By Dr. Laurie Capogna and Dr. Barbara Pelletier
Incorporating ocular nutrition in your practice is an effective way to grow your practice. It allows you to offer your patients the best care and value without discounting your services and products. It will give your patients a sense of empowerment, because rather than just focusing on treatment, you are educating them about prevention and helping them to be proactive.
Implementing change into our busy offices isn’t easy, however, change is necessary to compete in today’s competitive eye care market and to take our practices to the next level. The seven step plan to ocular nutrition will help you overcome common road-blocks and effectively integrate nutrition into your practice so that you can provide your patients with the most current and complete care and ultimately enhance your relationships with them.
Here is the 7-step plan to include nutrition into your practice.
Step 1: Educate
• Doctors, Team members, Patients
Carotenoids (lutein, zeaxanthin and mesozeaxanthin), antioxidants (vitamin C, vitamin E, vitamin A), zinc, and omega-3 fatty acids (DHA and EPA) are some of the most important nutrients for ocular health and visual performance. Everyone benefits from including foods high in these nutrients in their diets everyday.
Here are some simple tips to give to every patient that will help them make the best food choices for their ocular health.
Leafy Greens: A handful a day keeps AMD away.
Orange Peppers: Eat 2 peppers per week, 2 ways, raw and cooked.
Cold Water Fish: 4 Fish per week. Small is safe (low in contaminants).
You can also share these tips with your followers on Twitter and Facebook!
Step 2: Create the environment
• Waiting room, Exam Room, Optical Boutique
Help your patients make the connection between nutrition and eye health. Have books, magazines, and brochures about nutrition. Take a more creative approach and add fun food photos, food displays or offer healthy food samples such as the Eyefoods Nut Mix or mixed veggies and hummus.
In your optical boutique create an attractive retail display with supplements and educational materials. Don’t worry if space is an issue as one or two shelves is all you need.
Step 3: Set the stage
Have your receptionist instruct patients to bring all supplements they are taking to their appointment. Once the patient arrives, conduct a detailed nutrition case history including weekly fruit and vegetable intake, as well as fish intake.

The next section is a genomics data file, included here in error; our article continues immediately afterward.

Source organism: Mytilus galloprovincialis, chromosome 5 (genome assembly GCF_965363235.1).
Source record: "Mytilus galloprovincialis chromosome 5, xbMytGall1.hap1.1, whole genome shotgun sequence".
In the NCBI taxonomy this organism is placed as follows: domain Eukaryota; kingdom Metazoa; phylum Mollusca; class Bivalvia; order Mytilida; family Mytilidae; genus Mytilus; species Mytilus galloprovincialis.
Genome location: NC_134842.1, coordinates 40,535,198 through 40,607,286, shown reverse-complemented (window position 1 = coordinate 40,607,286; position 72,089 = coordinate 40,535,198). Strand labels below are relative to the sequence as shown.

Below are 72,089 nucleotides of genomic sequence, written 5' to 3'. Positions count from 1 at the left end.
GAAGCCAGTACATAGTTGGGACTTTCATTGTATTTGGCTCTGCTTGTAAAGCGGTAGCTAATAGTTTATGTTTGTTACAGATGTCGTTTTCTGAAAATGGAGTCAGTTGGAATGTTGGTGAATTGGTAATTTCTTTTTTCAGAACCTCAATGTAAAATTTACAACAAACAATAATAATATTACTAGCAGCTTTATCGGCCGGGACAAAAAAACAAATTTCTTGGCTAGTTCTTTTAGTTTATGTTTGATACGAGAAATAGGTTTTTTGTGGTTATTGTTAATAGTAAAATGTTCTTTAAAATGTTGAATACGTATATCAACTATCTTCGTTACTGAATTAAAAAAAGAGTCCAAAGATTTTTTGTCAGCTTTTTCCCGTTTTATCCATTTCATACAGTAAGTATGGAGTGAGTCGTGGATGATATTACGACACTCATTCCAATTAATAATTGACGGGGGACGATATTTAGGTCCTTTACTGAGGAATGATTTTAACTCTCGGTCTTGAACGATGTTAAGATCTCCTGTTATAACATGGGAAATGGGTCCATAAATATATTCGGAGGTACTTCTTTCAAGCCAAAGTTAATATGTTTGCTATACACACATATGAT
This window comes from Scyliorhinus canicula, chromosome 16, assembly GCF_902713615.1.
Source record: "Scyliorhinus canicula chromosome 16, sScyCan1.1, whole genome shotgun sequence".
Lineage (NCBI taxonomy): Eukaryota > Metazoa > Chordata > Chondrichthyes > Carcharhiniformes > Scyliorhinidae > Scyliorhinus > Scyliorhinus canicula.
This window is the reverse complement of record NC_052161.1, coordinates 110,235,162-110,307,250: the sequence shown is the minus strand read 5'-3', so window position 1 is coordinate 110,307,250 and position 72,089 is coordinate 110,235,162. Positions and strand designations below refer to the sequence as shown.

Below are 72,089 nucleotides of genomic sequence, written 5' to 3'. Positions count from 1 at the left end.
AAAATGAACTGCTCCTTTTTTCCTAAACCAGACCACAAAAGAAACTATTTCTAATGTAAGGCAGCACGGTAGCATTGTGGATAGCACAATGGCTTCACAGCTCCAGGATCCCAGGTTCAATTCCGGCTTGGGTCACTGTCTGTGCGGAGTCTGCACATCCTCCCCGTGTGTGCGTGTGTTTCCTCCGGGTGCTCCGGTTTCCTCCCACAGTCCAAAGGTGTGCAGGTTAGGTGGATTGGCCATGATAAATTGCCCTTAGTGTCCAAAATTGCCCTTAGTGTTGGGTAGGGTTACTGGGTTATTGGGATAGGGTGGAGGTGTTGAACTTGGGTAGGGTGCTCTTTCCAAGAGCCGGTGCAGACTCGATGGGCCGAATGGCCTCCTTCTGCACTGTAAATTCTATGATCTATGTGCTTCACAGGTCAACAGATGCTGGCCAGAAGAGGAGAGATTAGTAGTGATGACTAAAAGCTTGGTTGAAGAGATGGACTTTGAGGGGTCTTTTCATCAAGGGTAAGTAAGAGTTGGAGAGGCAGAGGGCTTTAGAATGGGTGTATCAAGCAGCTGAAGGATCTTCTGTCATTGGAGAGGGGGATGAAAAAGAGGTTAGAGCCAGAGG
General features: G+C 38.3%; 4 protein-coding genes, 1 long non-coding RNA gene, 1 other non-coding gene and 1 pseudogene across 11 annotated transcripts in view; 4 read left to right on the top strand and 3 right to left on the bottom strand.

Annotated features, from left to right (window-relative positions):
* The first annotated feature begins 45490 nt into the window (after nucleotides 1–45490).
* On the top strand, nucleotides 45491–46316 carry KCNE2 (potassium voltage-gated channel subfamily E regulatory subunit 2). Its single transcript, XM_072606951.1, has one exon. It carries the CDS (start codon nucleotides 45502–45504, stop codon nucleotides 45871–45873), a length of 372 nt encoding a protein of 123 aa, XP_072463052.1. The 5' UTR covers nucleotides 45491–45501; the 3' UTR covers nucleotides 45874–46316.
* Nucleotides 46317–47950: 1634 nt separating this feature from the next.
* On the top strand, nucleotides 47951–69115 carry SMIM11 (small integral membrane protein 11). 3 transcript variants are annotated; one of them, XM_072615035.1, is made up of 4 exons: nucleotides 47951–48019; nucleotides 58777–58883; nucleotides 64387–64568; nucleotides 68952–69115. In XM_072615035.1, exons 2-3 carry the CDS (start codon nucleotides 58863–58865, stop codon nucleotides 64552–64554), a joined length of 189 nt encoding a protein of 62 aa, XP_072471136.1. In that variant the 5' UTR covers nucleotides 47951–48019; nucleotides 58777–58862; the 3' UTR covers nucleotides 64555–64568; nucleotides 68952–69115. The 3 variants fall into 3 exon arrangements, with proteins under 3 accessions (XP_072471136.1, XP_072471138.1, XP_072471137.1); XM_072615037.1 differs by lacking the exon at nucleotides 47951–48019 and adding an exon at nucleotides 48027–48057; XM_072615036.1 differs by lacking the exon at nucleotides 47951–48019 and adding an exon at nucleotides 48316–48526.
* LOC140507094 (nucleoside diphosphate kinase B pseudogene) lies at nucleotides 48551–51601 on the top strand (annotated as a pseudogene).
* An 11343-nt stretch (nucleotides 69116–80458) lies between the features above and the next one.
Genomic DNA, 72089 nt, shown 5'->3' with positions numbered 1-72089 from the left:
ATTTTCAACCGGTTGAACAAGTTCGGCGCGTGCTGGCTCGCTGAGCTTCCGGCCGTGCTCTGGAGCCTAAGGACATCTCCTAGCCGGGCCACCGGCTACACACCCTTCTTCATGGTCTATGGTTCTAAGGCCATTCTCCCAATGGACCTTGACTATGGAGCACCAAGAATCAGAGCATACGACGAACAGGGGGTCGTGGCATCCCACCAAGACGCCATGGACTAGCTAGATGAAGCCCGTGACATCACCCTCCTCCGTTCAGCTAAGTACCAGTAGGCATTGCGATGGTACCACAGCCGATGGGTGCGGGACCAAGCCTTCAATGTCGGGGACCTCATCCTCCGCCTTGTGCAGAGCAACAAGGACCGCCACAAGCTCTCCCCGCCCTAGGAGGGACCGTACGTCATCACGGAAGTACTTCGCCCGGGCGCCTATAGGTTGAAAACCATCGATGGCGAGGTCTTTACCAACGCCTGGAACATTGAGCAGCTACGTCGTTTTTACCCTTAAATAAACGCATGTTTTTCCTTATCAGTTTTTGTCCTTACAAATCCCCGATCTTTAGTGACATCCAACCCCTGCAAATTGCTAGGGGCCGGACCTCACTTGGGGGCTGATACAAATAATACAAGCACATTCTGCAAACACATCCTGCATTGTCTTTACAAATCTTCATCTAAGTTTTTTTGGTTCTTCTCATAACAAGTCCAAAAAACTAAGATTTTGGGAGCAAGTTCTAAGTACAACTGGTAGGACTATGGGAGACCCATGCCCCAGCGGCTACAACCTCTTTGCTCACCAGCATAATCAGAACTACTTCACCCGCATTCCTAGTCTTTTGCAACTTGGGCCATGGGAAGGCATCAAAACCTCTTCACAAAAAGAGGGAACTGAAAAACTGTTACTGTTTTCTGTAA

Step 4: Main act
Create personalized nutrition plans taking into account current ocular status, nutritional status and in some cases, genetic testing. Counsel patients using visuals. When you discuss a disease, let the patient know she has the opportunity to prevent progression through nutrition and lifestyle.
It’s time to take a broader view on nutrition in eye care. All of our patients will benefit from nutritional counseling regarding diet. Patients with ocular surface disease, patients with risk factors or those who have AMD, and patients who need high performance vision, may all benefit from supplements.
Step 5: Complete the experience
Provide your patients the opportunity to purchase supplements from your office. This will ensure compliance and provide them with convenience.
Step 6: Take it up a notch
Jazz up your social media posts by including tips on nutrition and eye health. Add seasonal recipes to inspire your followers to make choices for healthier eyes.
Step 7: Follow-up
Finally, in addition to reviewing each patient’s nutrition plan at every visit be sure to track your sales of supplements, just as you would glasses and contacts. Remember, tracking helps analyze and improve performance.
We encourage you to take the leap and start integrating this plan into your practice so that both your patients and your practice can reap the benefits that nutrition education has to offer. It’s time to inspire your patients to make better everyday choices that will lead them to a lifetime of healthier eyes.
Photo: Copyright: ariwasabi / 123RF Stock Photo
Drs. Capogna and Pelletier are the authors of the books Eyefoods: A Food Plan for Healthy Eyes and Eyefoods for Kids: A Tasty Guide to Nutrition and Eye Health. Both books provide a clear plan for patients and are designed to help the eye care professional incorporate nutrition into their practice. To learn more about Eyefoods please visit www.eyefoods.com.